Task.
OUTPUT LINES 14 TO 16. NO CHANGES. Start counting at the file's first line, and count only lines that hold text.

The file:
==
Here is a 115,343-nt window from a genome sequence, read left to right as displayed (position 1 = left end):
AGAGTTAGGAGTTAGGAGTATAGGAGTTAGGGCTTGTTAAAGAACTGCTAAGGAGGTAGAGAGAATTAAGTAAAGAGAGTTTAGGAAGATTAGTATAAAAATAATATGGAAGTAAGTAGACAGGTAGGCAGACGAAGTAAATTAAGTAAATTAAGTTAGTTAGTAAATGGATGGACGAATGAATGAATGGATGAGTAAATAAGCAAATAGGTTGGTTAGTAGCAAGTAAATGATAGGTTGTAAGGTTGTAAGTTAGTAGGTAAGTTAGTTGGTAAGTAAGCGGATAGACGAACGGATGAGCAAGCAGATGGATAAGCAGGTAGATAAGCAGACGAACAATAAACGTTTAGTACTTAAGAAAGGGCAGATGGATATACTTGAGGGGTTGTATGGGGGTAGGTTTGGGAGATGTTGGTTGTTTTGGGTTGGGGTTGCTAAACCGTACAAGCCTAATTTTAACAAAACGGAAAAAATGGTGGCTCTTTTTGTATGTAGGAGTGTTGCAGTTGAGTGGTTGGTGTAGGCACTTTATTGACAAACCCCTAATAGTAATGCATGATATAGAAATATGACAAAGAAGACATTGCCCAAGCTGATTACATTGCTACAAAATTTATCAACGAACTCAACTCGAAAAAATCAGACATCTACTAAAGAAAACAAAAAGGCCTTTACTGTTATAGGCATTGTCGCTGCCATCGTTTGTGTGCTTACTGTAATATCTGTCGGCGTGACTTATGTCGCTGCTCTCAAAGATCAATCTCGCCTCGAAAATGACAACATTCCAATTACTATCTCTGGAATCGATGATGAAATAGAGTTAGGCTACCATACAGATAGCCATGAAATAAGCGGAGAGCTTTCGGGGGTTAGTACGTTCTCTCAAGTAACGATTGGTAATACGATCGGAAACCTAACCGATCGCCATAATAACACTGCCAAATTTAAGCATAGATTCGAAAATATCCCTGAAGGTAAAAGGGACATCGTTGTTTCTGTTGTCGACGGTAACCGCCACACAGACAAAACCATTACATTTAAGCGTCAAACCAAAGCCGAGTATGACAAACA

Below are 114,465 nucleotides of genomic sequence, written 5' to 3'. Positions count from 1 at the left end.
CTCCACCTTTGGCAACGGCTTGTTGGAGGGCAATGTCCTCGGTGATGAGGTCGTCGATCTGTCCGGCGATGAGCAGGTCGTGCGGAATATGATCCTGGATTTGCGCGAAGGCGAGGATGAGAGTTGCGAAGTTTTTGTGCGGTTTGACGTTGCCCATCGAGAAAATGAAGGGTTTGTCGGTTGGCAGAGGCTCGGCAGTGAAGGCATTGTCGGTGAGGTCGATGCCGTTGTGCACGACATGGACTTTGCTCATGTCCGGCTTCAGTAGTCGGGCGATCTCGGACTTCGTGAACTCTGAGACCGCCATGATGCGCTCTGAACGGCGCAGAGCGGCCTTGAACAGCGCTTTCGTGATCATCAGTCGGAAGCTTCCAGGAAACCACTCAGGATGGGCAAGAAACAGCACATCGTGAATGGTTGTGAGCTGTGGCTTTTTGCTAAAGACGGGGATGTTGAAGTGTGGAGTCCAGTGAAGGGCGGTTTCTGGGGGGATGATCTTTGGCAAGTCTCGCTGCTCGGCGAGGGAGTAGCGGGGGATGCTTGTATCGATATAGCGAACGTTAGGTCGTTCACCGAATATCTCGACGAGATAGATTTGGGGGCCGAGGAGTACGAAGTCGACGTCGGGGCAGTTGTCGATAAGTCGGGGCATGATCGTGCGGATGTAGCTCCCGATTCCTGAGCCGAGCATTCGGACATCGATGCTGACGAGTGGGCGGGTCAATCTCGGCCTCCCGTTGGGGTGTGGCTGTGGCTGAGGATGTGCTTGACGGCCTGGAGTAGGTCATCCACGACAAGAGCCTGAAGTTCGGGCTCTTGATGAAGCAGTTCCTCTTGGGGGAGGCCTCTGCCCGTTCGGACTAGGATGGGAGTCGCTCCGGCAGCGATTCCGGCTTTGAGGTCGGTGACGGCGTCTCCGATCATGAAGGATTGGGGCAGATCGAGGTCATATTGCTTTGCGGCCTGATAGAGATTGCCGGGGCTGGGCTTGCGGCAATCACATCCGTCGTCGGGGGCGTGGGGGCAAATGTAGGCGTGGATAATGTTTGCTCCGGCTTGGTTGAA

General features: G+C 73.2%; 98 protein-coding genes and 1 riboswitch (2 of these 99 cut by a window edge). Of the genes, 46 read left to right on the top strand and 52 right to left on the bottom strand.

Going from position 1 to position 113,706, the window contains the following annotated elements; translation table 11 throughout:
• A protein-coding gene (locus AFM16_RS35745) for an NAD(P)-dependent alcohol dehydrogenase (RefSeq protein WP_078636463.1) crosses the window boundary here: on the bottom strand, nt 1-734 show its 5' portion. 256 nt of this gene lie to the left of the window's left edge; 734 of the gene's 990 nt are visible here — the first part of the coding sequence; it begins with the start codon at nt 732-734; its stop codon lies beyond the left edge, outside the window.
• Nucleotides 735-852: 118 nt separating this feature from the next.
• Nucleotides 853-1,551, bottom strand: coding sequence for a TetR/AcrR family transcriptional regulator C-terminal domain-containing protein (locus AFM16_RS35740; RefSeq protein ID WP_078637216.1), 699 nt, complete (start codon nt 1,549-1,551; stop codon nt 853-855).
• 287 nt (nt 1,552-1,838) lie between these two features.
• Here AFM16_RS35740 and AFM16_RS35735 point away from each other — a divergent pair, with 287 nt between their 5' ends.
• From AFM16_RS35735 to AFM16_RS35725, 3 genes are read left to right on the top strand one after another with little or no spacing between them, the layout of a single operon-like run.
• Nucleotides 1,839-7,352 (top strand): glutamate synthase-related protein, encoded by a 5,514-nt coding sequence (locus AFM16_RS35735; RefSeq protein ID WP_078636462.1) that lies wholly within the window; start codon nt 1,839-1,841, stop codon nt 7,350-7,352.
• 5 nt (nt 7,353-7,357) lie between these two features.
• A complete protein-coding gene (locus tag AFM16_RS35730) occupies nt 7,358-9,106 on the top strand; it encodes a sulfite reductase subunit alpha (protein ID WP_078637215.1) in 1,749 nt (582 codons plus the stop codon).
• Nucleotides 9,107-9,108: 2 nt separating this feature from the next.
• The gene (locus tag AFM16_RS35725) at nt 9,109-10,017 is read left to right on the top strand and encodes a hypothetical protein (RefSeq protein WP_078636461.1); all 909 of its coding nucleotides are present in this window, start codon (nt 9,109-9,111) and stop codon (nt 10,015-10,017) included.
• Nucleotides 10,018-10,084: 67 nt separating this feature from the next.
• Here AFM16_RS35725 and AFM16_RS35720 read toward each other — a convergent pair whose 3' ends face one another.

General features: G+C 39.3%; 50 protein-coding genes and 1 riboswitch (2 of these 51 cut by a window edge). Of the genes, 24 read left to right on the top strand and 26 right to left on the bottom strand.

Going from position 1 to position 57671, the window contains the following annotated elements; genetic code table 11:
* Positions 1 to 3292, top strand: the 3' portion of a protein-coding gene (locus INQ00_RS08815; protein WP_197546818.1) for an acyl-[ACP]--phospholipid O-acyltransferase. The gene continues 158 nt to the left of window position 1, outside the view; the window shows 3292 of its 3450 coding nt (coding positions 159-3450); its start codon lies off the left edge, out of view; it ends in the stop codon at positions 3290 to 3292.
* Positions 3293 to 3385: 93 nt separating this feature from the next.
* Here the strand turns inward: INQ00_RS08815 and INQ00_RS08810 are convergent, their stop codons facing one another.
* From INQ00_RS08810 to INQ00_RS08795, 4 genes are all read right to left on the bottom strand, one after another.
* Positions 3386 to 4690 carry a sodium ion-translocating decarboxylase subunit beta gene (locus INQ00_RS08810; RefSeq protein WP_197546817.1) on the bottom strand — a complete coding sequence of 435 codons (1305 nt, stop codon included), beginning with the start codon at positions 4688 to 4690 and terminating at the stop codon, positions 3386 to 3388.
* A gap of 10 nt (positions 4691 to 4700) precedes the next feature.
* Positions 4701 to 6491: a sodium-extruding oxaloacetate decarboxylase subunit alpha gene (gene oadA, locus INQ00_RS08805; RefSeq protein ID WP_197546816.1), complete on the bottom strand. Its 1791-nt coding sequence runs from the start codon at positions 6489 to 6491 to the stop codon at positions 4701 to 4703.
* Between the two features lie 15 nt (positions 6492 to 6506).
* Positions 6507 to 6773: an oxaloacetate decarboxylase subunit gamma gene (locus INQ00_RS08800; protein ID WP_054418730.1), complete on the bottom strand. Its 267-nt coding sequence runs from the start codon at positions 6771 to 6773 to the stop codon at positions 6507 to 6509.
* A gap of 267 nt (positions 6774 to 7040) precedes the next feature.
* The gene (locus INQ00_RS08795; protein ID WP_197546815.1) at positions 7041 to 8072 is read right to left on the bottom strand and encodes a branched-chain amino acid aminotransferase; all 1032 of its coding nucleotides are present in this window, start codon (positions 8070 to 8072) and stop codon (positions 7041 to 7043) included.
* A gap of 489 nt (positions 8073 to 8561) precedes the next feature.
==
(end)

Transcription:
• 5 nt (nt 7,353-7,357) lie between these two features.
• A complete protein-coding gene (locus tag AFM16_RS35730) occupies nt 7,358-9,106 on the top strand; it encodes a sulfite reductase subunit alpha (protein ID WP_078637215.1) in 1,749 nt (582 codons plus the stop codon).
• Nucleotides 9,107-9,108: 2 nt separating this feature from the next.